Dispute Resolution Hotline January 07, 2014

Supreme Court infuses pragmatism in rulings on dishonour of cheque


  • Supreme Court holds that fine under Section 138 of the Negotiable Instruments Act cannot exceed twice the value of the cheque. Any compensation to be awarded to the complainant has to be within this limit specified under Section 138 of the Negotiable Instruments Act.
  • Supreme Court holds that, for the purpose of computing period of limitation for initiating action under the Negotiable Instruments Act, the day the cause of action arises is to be excluded. Therefore, limitation commences one day after the day notice of dishonour is received.
  • Supreme Court holds that criminal liability cannot be attributed to a person based on the principles of vicarious liability. Therefore, one joint account holder will not be liable if the second joint account holder alone has signed and issued a cheque which was subsequently dishonoured.
  • Supreme Court holds that a power of attorney holder may initiate action and also depose on behalf of the complainant where he has personal knowledge of the transaction and has been duly authorized by the complainant.

Recently, the Supreme Court of India (“Supreme Court”) decided certain important cases relating to the offence of dishonour of a cheque under the Negotiable Instruments Act, 1881 (“NI Act”). Issues relating to prosecution and defence of cases relating to cheques are extremely important as very often companies have to consider expeditious measures to recover monies from various parties including payments received by way of cheques. Further, dishonour of a cheque could also have serious consequences for directors.

Supreme Court caps liability for compensation to twice cheque value1

In the case of Somnath Sarkar v. Utpal Basu, the Appellant issued a cheque in favour of the Respondent for a sum of Rs. 69,500/- which was dishonoured due to insufficient funds. The Appellant was directed to pay Rs. 80,000 towards the cheque amount (i.e., principal of Rs. 69,500 and Rs. 10,500 towards compensation) and also undergo six months imprisonment. The Appellant made the payment of Rs. 80,000 and preferred an appeal to the Additional District and Sessions Judge, Calcutta to set aside the imprisonment. The appeal was dismissed and he was asked to surrender within 15 days. The Appellant filed a further appeal to the Calcutta High Court and the court imposed an additional payment of Rs. 69,500/- in lieu of the six months imprisonment. Thus, as against the original cheque amount of Rs. 69,500/- the Appellant was liable to the extent of Rs. 1,49,500/- (original amount of Rs. 80,000 and the additional amount of Rs. 69,500). The Appellant challenged this additional imposition of Rs. 69,500/- in the Supreme Court.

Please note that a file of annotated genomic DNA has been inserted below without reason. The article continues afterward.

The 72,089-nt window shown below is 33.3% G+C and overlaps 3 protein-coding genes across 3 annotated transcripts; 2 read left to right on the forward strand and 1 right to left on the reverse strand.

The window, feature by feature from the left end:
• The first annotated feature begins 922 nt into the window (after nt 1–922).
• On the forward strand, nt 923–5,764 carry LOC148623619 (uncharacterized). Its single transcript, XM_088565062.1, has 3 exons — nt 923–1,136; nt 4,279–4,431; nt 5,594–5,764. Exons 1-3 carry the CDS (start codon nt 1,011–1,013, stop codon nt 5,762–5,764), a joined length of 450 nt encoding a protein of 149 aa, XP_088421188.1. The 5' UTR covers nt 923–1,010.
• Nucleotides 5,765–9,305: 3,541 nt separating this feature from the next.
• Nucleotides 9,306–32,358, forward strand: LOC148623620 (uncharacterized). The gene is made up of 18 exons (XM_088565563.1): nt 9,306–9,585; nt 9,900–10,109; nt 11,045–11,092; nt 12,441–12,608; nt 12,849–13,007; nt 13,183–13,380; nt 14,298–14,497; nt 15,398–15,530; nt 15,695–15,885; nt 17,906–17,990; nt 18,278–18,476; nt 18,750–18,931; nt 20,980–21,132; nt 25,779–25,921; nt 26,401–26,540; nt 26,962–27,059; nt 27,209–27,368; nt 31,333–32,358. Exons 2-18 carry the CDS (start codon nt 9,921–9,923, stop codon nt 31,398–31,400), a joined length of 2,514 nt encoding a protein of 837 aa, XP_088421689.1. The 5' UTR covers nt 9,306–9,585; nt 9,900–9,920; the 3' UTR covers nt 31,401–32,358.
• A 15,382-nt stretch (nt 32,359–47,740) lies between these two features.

The Supreme Court held that there was nothing wrong in a compensation of Rs. 80,000 in view of Section 357 (3) of Criminal Procedure Code, 1973 (power to award compensation). However, the payment of a further sum of Rs. 69,500/-, since it exceeded the limit of double the cheque amount (i.e., twice Rs. 69,500) imposed under Section 1382 of the NI Act, was held to be contrary to Section 138 of the NI Act. The judgment clearly sets out the monetary limit by holding that even in cases where a court takes a lenient view it cannot impose a fine of more than twice the cheque amount. Since the power to award compensation does not independently exist under the NI Act, any amount sought to be imposed as compensation, can only be out of the fine imposed and such fine, in any event, cannot exceed twice the value of the cheque amount as stated above. The Supreme Court upheld the setting aside of the prison sentence. It recognized and accepted the principle that the object of Section 138 of the NI Act was to expeditiously recover money and not seek retributive justice.

Limitation for complaint on cheque dishonour clarified – day of event to be excluded3

Due to an apparent conflict of opinion, the Supreme Court in Econ Antri Ltd v. Rom Industries Ltd. reconsidered4 the principle of limitation explained in Saketh India Ltd. and Ors. v. India Securities Ltd5 (“Saketh”). This issue came before the Supreme Court in light of the difference of opinion with respect to the commencement of the period of limitation under Section 142 (b) of the NI Act6 and the calculation of one month period prescribed therein. The issue was whether, in a case where a period is fixed within which a person must act, the day on which the cause of action arises (i.e., receipt of notice under Section 138 (b) of the NI Act intimating the drawer of the fact of dishonour of the cheque) should also be counted while computing the limit of 30 days.